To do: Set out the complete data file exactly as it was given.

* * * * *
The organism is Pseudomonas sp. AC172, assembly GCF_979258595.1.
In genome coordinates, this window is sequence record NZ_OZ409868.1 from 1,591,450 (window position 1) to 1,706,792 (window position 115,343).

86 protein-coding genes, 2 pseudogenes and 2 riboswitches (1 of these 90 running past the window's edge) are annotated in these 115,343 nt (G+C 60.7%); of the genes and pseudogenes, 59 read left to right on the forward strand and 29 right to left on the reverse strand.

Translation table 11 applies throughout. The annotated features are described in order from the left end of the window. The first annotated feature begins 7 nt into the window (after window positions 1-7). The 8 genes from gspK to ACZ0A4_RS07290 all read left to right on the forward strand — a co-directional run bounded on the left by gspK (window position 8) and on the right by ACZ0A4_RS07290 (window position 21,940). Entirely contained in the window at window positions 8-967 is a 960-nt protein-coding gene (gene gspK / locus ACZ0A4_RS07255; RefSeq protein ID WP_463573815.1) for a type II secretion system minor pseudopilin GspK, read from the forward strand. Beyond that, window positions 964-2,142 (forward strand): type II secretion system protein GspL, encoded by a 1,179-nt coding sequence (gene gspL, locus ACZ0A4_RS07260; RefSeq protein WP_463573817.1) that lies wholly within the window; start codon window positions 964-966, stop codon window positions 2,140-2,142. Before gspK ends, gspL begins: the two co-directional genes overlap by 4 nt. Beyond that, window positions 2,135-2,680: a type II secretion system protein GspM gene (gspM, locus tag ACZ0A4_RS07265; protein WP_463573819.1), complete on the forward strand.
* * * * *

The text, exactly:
The organism is Pseudomonas sp. AC172, assembly GCF_979258595.1.
In genome coordinates, this window is sequence record NZ_OZ409868.1 from 1,591,450 (window position 1) to 1,706,792 (window position 115,343).

86 protein-coding genes, 2 pseudogenes and 2 riboswitches (1 of these 90 running past the window's edge) are annotated in these 115,343 nt (G+C 60.7%); of the genes and pseudogenes, 59 read left to right on the forward strand and 29 right to left on the reverse strand.

Translation table 11 applies throughout. The annotated features are described in order from the left end of the window. The first annotated feature begins 7 nt into the window (after window positions 1-7). The 8 genes from gspK to ACZ0A4_RS07290 all read left to right on the forward strand — a co-directional run bounded on the left by gspK (window position 8) and on the right by ACZ0A4_RS07290 (window position 21,940). Entirely contained in the window at window positions 8-967 is a 960-nt protein-coding gene (gene gspK / locus ACZ0A4_RS07255; RefSeq protein ID WP_463573815.1) for a type II secretion system minor pseudopilin GspK, read from the forward strand. Beyond that, window positions 964-2,142 (forward strand): type II secretion system protein GspL, encoded by a 1,179-nt coding sequence (gene gspL, locus ACZ0A4_RS07260; RefSeq protein WP_463573817.1) that lies wholly within the window; start codon window positions 964-966, stop codon window positions 2,140-2,142. Before gspK ends, gspL begins: the two co-directional genes overlap by 4 nt. Beyond that, window positions 2,135-2,680: a type II secretion system protein GspM gene (gspM, locus tag ACZ0A4_RS07265; protein WP_463573819.1), complete on the forward strand.